I don't think that is *ever* acceptable (okay, that's hyperbole: if
the plane is crashing, I'm in an exit row, and I'm barely looking up
from my bok it makes sense); if they have problems they should bring
them to me in as discreet a manner as possible. And I also think that
it encourages passengers to see people like me as the enemy (which is
an ideological justification in their eyes for refusing to comply with
the civil rights laws that protect us.

I understand the impulse.

I think that that impulse, like the impulse to pee whenever and
wherever you feel the urge, should be checked.

Reply


What? by Courtney C. Fri February 23, 2007 @ 2:05 PM


by PaintedLady Posted Thu February 22, 2007 @ 9:43 PM

I agree the FAs did not handle this situation well at all, and the
airlines need to have written policies available to all.
However, it seems as if your discomfort at nursing in public caused
much of your distress. I doubt that an "over-zealous passenger would
take matters into their own hands", or that you were truly "physically
endangered by their actions," you were uncomfortable and felt the
center of attention. Unfortunately, even in today's society, when you
breastfeed in public, you WILL be noticed. People will often either
stare, or will be obvious in their attempt to ignore what you are
doing. That is an unfortunate fact of life, and you just need to be
strong and learn to ignore it. In this case, I'm sure alot of the
stares had to do with your failing to follow the orders of the FAs,
something that is guaranteed to rivet everyone's attention on you
these days. Before you decide "I don't understand," I am a mother and
I did breastfeed (even in public).

You did receive an apology (I think the lady was attempting to make
you feel better, well handled or not), what good would a written one
do?

Reply

by Jeffrey Posted Thu February 22, 2007 @ 1:34 PM

This topic always get a lot of traffic. I have a few thoughts,
outside of the obvious "the FAs really goofed this one up."

(1) It's never safe to hold an infant on a plane. During
takeoff/landing and turbulence, it's impossible to hold in infant
safely. The safest place is in a FAA-approved car seat. However,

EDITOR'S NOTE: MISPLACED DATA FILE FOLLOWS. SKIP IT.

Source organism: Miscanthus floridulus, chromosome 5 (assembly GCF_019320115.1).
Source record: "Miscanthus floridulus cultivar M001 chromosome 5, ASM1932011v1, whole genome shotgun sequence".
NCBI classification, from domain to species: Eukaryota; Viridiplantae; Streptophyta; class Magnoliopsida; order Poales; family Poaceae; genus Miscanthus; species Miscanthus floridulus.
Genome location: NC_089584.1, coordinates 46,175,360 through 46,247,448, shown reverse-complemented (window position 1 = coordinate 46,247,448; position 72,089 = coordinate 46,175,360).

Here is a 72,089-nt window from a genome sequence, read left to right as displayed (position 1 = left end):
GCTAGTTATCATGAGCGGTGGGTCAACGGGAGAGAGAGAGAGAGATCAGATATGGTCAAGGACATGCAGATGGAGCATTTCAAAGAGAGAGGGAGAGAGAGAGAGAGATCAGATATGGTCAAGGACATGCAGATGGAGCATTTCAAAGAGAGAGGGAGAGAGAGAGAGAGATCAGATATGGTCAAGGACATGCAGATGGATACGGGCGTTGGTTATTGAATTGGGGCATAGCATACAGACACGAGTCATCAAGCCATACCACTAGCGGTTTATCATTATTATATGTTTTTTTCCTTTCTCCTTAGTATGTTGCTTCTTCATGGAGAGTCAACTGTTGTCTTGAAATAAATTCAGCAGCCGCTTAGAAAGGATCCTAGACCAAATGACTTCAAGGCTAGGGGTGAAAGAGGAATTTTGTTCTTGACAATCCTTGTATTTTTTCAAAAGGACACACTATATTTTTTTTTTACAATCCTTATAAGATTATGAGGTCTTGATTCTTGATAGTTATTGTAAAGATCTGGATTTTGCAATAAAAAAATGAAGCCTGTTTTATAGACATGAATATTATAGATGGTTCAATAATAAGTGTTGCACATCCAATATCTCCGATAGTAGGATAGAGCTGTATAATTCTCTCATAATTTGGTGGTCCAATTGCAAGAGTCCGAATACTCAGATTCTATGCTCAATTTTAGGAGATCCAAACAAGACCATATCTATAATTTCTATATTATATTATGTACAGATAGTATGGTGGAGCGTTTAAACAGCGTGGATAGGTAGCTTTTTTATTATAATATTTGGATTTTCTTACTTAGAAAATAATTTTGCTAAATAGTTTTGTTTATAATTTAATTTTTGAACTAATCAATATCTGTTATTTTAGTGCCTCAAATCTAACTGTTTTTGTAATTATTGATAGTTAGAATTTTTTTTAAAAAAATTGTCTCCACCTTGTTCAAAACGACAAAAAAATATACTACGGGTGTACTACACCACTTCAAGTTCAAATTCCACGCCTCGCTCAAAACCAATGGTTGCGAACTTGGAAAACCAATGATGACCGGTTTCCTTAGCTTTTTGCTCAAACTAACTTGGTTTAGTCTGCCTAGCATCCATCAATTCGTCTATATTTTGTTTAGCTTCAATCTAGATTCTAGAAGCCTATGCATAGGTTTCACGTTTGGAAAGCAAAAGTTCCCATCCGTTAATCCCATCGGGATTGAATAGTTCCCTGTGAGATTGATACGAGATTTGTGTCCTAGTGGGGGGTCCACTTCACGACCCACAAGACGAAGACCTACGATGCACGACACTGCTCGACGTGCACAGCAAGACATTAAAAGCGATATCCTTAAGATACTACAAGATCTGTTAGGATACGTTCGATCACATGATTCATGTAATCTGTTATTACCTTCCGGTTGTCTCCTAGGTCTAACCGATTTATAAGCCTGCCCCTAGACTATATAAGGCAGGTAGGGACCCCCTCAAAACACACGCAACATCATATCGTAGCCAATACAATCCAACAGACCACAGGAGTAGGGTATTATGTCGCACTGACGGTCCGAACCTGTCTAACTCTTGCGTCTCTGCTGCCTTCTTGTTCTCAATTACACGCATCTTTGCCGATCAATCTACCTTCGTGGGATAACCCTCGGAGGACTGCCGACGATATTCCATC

most parents of infants (including myself) have opted to hold our
children. It's cheaper than paying for a seat and, as Emily points
out, you can do much better job of calming a child you're holding than
one in a seat. Make no mistake, however, it's unsafe.

(2) That being said, the FA's claim of holding the infant in an unsafe
way really doesn't make a ton of sense. While there are, clearly,
more dangerous ways to hold a child, I doubt the harness would have
been that much more unsafe than simply having the child in your lap.
During extreme turbulence, you're as likely to crack the child's head
into the tray table as you'd be beheading the child with the strap
(not meaning to be overly graphic here). So, the FA's concern seems
over the top.

(3) Even with an FA is being ridiculous, you DO have to comply with
their instructions. Had the pilot agreed, you could have run the risk
of the plane not being able to land and would have been subject to
arrest. Not for the breastfeeding or holding the child, but for the
very real crime of disobeying airline crew instructions. Yes, the FA
was being stupid. But your outright refusal would have run the risk
of having some wrathful co-passengers and possible arrest. At some
point, you turn from a parent trying to do the best for her child into
an activist.

(4) It sounds like the customer service person that spoke to you was
also inappropriate in some of her comments.

(5) Do you really need a written apology? You got a verbal apology,
which should be sufficient, no? Again, your taking it this extra step
makes it seem like you're more an activist than a parent. Surely, all
you want is to do the best for your child, not to make a big case over
this.

In the end, however, the FAs were being stupid, but there's got to be
a reason. The demands made on you were not consistent with someone
that objects to BF (as was the case with Emily Gillette), since it
doesn't sound like you were asked not to feed. Only not to use your
homemade device. There's GOT to be more to the story than what's
here, at least from the FAs standpoint. Surely, she MUST have had a
specific issue with the harness.

Reply


I agree... by PaintedLady Thu February 22, 2007 @ 9:21 PM